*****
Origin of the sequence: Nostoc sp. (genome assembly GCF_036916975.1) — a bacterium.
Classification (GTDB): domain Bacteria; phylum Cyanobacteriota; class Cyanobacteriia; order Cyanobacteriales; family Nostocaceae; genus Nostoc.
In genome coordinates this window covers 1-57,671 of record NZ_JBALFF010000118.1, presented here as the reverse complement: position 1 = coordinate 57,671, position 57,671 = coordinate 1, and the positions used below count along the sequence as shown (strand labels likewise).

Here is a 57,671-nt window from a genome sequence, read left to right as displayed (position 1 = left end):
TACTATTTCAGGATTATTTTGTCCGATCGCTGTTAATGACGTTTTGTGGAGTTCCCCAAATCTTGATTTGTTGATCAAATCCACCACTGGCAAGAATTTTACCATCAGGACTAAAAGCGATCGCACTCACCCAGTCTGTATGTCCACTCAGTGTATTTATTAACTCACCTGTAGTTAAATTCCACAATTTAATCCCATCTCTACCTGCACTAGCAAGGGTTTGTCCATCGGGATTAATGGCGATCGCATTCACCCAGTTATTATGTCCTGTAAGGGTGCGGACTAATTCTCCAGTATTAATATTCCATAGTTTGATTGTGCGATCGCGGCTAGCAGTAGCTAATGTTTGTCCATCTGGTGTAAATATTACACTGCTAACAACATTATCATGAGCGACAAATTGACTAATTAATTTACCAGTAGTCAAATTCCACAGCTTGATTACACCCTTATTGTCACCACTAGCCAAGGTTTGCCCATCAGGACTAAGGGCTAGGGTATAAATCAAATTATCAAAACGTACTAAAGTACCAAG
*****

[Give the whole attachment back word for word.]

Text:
Origin of the sequence: Nostoc sp. (genome assembly GCF_036916975.1) — a bacterium.
Classification (GTDB): domain Bacteria; phylum Cyanobacteriota; class Cyanobacteriia; order Cyanobacteriales; family Nostocaceae; genus Nostoc.
In genome coordinates this window covers 1-57,671 of record NZ_JBALFF010000118.1, presented here as the reverse complement: position 1 = coordinate 57,671, position 57,671 = coordinate 1, and the positions used below count along the sequence as shown (strand labels likewise).

Here is a 57,671-nt window from a genome sequence, read left to right as displayed (position 1 = left end):
TACTATTTCAGGATTATTTTGTCCGATCGCTGTTAATGACGTTTTGTGGAGTTCCCCAAATCTTGATTTGTTGATCAAATCCACCACTGGCAAGAATTTTACCATCAGGACTAAAAGCGATCGCACTCACCCAGTCTGTATGTCCACTCAGTGTATTTATTAACTCACCTGTAGTTAAATTCCACAATTTAATCCCATCTCTACCTGCACTAGCAAGGGTTTGTCCATCGGGATTAATGGCGATCGCATTCACCCAGTTATTATGTCCTGTAAGGGTGCGGACTAATTCTCCAGTATTAATATTCCATAGTTTGATTGTGCGATCGCGGCTAGCAGTAGCTAATGTTTGTCCATCTGGTGTAAATATTACACTGCTAACAACATTATCATGAGCGACAAATTGACTAATTAATTTACCAGTAGTCAAATTCCACAGCTTGATTACACCCTTATTGTCACCACTAGCCAAGGTTTGCCCATCAGGACTAAGGGCTAGGGTATAAATCAAATTATCAAAACGTACTAAAGTACCAAG